The coronavirus impact
With locusts ravaging East Africa’s countries, communities now face the additional threat of the coronavirus outbreak. This is putting an immense amount of pressure on already fragile infrastructures.
Hunger levels are rising in the region, with 19 million people already experiencing a food crisis prior to the virus.
Access to pesticides, crucial for eradicating the locusts, was already challenging. This new pandemic has brought with it border closures, impacting the ability to access pesticides and deal with the locust crisis.
In Somalia, many women and farmers in the community resorted to desperate measures to control the locusts in the past. But with the coronavirus now having a huge impact, they are not certain what the future holds. If they lose their next harvest, they will not have enough to feed their children until the next rainy season.
The coronavirus outbreak has also hit Somalia’s healthcare system hard.
“We’re seeing health workers contracting Covid-19 and therefore further jeopardising the ability for communities to access healthcare,” says Hajir Maalim.
With private healthcare providers also closing their services from fears of a spread of the virus, and the threat of another potential locust swarm, it will erode the limited capacity to respond to these shocks at a community level.
“I haven’t seen these levels of need in my life,” continues Hajir. “We’re quite worried about the situation for the most vulnerable populations in Somalia.”
The impact on communities
With locusts invading endless hectares of crops and farmland, the impact on families could be catastrophic. The infestation now threatens to drive millions of people across East Africa deeper into a hunger crisis and increase the risk of children dying from malnutrition.
East Africa currently has high rates of undernutrition, with just over 30% of the population already affected. The locust emergency could make this crisis worse.
For Somalia and Ethiopia, this is the worst outbreak of locusts in 25 years. In Kenya, communities have not faced an infestation like this in 75 years.
Local communities are doing what they can to try and fight the locust swarms to protect their crops. Methods include blowing whistles and banging pots to scare the locusts away. But this is not enough.
The most effective way to prevent the pests from spreading and stop eggs from hatching is through ground and aerial pesticide spraying. The UN’s Food and Agriculture Organisation and the Ministry of Agriculture are already doing this throughout Kenya.
But because of ongoing conflict and insecurity in Somalia, access to aerial spraying is almost impossible. As a result, the Somalian Government declared a national emergency in the country in early February.
Spraying will be effective in stopping further spreading, but for some communities it is already too late.
“[The locusts] cleared all the vegetation before they were sprayed. Now we have the young ones or hoppers that are eating the remaining vegetation, and they are very vicious,” says Henry Sangale, a community leader in Isiolo County, Kenya, one of the areas where Action Against Hunger works.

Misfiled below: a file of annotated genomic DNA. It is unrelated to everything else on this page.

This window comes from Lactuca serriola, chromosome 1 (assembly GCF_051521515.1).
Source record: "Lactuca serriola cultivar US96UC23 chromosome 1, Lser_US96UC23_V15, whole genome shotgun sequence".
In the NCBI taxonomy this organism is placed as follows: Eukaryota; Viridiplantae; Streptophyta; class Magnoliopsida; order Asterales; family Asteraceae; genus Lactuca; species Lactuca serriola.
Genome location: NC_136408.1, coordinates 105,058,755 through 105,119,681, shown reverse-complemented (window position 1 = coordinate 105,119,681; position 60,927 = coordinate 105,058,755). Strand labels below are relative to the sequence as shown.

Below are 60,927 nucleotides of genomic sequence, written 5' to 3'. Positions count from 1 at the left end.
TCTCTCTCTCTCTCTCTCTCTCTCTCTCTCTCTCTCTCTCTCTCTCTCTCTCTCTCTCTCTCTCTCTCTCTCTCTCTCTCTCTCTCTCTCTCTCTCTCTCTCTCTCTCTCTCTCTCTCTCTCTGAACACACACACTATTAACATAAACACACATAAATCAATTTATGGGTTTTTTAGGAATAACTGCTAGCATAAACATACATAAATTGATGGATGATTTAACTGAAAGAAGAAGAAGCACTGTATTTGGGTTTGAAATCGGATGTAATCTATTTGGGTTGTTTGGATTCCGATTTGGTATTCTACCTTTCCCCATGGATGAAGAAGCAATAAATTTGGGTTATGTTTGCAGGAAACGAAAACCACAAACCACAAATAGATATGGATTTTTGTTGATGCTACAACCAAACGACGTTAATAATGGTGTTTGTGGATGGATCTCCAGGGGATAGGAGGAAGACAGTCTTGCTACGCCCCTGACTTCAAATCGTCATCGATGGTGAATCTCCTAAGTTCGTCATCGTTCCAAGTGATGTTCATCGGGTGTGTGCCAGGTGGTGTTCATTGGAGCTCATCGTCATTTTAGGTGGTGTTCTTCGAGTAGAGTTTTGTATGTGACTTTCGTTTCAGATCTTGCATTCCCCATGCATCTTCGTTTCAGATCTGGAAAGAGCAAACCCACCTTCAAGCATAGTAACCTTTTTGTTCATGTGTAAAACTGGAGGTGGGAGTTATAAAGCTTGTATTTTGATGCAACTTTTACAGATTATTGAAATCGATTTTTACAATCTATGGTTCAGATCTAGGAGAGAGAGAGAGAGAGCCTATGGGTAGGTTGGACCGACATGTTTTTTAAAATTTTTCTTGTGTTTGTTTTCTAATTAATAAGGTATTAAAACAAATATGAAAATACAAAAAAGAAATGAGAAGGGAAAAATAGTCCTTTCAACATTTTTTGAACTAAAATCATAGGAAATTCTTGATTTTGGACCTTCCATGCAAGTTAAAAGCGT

Relief for families
We’re rapidly responding to the crisis and providing immediate relief for families suffering from hunger.
Our teams are expanding cash assistance programmes and stocking up on supplies to manage the next rainy season. The locust outbreak could increase malnutrition in Ethiopia, Kenya, Somalia, South Sudan and Uganda and we’re collaborating with governments to ensure we build more capacity to handle this.
“The scale of the locust infestation is like nothing that has been seen for decades,” says Hajir.
“What’s worse, it’s occurring in an area where millions of people are already experiencing crisis levels of food insecurity.
“We don’t yet have a handle on the scale of the destruction, but it is inevitable that this infestation will heap more misery on what is an already desperate situation. Failure to respond effectively to this latest crisis could have catastrophic consequences in the coming months.”
We’re closely monitoring access to markets, access to water for both people and animals, surges in cases of diarrhoea or other water-borne diseases and admission rates to community-based nutrition programmes. Now we’re also scaling up our work to address and respond to the coronavirus pandemic in the region. Our local staff are already in some of the hardest to reach places, making sure that vulnerable communities have access to the food, water and sanitation they need to survive.
The damage caused by the locusts could become more apparent in a few months, especially with the additional coronavirus threat. Families will have lost vast amounts of crops, meaning there will be food shortages. With governments overwhelmed by the scale of the crisis, we need more funds and support to address the immediate and long-term needs of communities.
“Even before the locusts arrived, aid agencies were struggling to meet the needs of the people,” says Hajir Maalim.
“Record droughts, record flooding, record swarms. For the people trapped in this latest crisis, climate change isn’t a threat, it’s a waking nightmare.”
While the world is closely watching the coronavirus outbreak across the globe, a hunger crisis is building everyday in East Africa, one that will see millions of people pushed to the brink of starvation.
Photo credits: ©FAO/Sven Torfinn. Editorial use only. Copyright FAO